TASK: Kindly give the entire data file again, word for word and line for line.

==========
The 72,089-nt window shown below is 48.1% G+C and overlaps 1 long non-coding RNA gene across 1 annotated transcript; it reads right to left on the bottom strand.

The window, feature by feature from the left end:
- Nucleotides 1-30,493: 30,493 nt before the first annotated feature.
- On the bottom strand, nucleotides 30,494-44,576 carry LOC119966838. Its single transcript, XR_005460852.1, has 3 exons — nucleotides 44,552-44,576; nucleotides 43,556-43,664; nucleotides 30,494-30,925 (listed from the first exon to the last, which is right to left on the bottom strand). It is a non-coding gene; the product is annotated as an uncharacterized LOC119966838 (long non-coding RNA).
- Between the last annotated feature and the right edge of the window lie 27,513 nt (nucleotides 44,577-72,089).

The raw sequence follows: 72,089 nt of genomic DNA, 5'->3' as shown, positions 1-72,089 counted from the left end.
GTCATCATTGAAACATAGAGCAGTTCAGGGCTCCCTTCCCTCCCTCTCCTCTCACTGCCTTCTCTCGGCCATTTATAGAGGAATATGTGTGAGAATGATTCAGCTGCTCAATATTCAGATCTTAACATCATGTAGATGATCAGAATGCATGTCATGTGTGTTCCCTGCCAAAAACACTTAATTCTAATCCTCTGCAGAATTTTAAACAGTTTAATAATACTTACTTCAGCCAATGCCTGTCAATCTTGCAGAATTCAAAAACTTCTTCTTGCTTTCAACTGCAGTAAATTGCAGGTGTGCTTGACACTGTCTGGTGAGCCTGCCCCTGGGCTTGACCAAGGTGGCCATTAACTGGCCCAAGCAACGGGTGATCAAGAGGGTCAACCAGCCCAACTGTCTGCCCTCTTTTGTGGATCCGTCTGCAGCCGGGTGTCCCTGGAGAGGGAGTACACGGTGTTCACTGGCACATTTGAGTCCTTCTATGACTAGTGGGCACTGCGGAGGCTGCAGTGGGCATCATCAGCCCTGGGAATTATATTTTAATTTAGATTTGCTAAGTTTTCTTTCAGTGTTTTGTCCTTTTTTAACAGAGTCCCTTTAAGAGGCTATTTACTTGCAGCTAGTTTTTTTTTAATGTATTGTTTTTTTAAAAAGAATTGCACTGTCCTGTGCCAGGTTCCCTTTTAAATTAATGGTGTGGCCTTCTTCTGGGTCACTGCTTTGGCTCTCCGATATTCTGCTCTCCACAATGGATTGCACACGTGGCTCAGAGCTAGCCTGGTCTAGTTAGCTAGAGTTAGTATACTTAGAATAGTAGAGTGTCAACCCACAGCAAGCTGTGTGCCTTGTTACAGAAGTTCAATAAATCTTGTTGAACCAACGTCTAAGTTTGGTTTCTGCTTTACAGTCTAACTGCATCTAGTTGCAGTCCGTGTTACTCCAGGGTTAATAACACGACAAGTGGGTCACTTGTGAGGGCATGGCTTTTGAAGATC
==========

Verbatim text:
The 72,089-nt window shown below is 48.1% G+C and overlaps 1 long non-coding RNA gene across 1 annotated transcript; it reads right to left on the bottom strand.

The window, feature by feature from the left end:
- Nucleotides 1-30,493: 30,493 nt before the first annotated feature.
- On the bottom strand, nucleotides 30,494-44,576 carry LOC119966838. Its single transcript, XR_005460852.1, has 3 exons — nucleotides 44,552-44,576; nucleotides 43,556-43,664; nucleotides 30,494-30,925 (listed from the first exon to the last, which is right to left on the bottom strand). It is a non-coding gene; the product is annotated as an uncharacterized LOC119966838 (long non-coding RNA).
- Between the last annotated feature and the right edge of the window lie 27,513 nt (nucleotides 44,577-72,089).

The raw sequence follows: 72,089 nt of genomic DNA, 5'->3' as shown, positions 1-72,089 counted from the left end.
GTCATCATTGAAACATAGAGCAGTTCAGGGCTCCCTTCCCTCCCTCTCCTCTCACTGCCTTCTCTCGGCCATTTATAGAGGAATATGTGTGAGAATGATTCAGCTGCTCAATATTCAGATCTTAACATCATGTAGATGATCAGAATGCATGTCATGTGTGTTCCCTGCCAAAAACACTTAATTCTAATCCTCTGCAGAATTTTAAACAGTTTAATAATACTTACTTCAGCCAATGCCTGTCAATCTTGCAGAATTCAAAAACTTCTTCTTGCTTTCAACTGCAGTAAATTGCAGGTGTGCTTGACACTGTCTGGTGAGCCTGCCCCTGGGCTTGACCAAGGTGGCCATTAACTGGCCCAAGCAACGGGTGATCAAGAGGGTCAACCAGCCCAACTGTCTGCCCTCTTTTGTGGATCCGTCTGCAGCCGGGTGTCCCTGGAGAGGGAGTACACGGTGTTCACTGGCACATTTGAGTCCTTCTATGACTAGTGGGCACTGCGGAGGCTGCAGTGGGCATCATCAGCCCTGGGAATTATATTTTAATTTAGATTTGCTAAGTTTTCTTTCAGTGTTTTGTCCTTTTTTAACAGAGTCCCTTTAAGAGGCTATTTACTTGCAGCTAGTTTTTTTTTAATGTATTGTTTTTTTAAAAAGAATTGCACTGTCCTGTGCCAGGTTCCCTTTTAAATTAATGGTGTGGCCTTCTTCTGGGTCACTGCTTTGGCTCTCCGATATTCTGCTCTCCACAATGGATTGCACACGTGGCTCAGAGCTAGCCTGGTCTAGTTAGCTAGAGTTAGTATACTTAGAATAGTAGAGTGTCAACCCACAGCAAGCTGTGTGCCTTGTTACAGAAGTTCAATAAATCTTGTTGAACCAACGTCTAAGTTTGGTTTCTGCTTTACAGTCTAACTGCATCTAGTTGCAGTCCGTGTTACTCCAGGGTTAATAACACGACAAGTGGGTCACTTGTGAGGGCATGGCTTTTGAAGATC